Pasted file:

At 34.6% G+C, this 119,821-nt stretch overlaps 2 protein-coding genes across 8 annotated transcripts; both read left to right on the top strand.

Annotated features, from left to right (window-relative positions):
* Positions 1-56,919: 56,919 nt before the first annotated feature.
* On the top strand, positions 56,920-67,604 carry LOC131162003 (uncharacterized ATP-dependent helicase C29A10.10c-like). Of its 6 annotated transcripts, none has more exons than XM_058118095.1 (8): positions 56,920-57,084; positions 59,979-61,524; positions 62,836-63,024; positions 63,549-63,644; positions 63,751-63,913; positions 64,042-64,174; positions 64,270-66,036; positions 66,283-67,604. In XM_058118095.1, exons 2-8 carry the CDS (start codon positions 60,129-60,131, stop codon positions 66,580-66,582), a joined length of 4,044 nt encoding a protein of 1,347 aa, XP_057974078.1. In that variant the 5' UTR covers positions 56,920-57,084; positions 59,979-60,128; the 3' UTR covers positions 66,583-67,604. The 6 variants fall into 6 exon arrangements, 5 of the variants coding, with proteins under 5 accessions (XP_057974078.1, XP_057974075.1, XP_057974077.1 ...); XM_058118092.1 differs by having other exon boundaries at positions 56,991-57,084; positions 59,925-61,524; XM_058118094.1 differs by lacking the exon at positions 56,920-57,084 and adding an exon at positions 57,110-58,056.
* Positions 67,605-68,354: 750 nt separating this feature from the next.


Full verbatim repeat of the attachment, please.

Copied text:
At 34.6% G+C, this 119,821-nt stretch overlaps 2 protein-coding genes across 8 annotated transcripts; both read left to right on the top strand.

Annotated features, from left to right (window-relative positions):
* Positions 1-56,919: 56,919 nt before the first annotated feature.
* On the top strand, positions 56,920-67,604 carry LOC131162003 (uncharacterized ATP-dependent helicase C29A10.10c-like). Of its 6 annotated transcripts, none has more exons than XM_058118095.1 (8): positions 56,920-57,084; positions 59,979-61,524; positions 62,836-63,024; positions 63,549-63,644; positions 63,751-63,913; positions 64,042-64,174; positions 64,270-66,036; positions 66,283-67,604. In XM_058118095.1, exons 2-8 carry the CDS (start codon positions 60,129-60,131, stop codon positions 66,580-66,582), a joined length of 4,044 nt encoding a protein of 1,347 aa, XP_057974078.1. In that variant the 5' UTR covers positions 56,920-57,084; positions 59,979-60,128; the 3' UTR covers positions 66,583-67,604. The 6 variants fall into 6 exon arrangements, 5 of the variants coding, with proteins under 5 accessions (XP_057974078.1, XP_057974075.1, XP_057974077.1 ...); XM_058118092.1 differs by having other exon boundaries at positions 56,991-57,084; positions 59,925-61,524; XM_058118094.1 differs by lacking the exon at positions 56,920-57,084 and adding an exon at positions 57,110-58,056.
* Positions 67,605-68,354: 750 nt separating this feature from the next.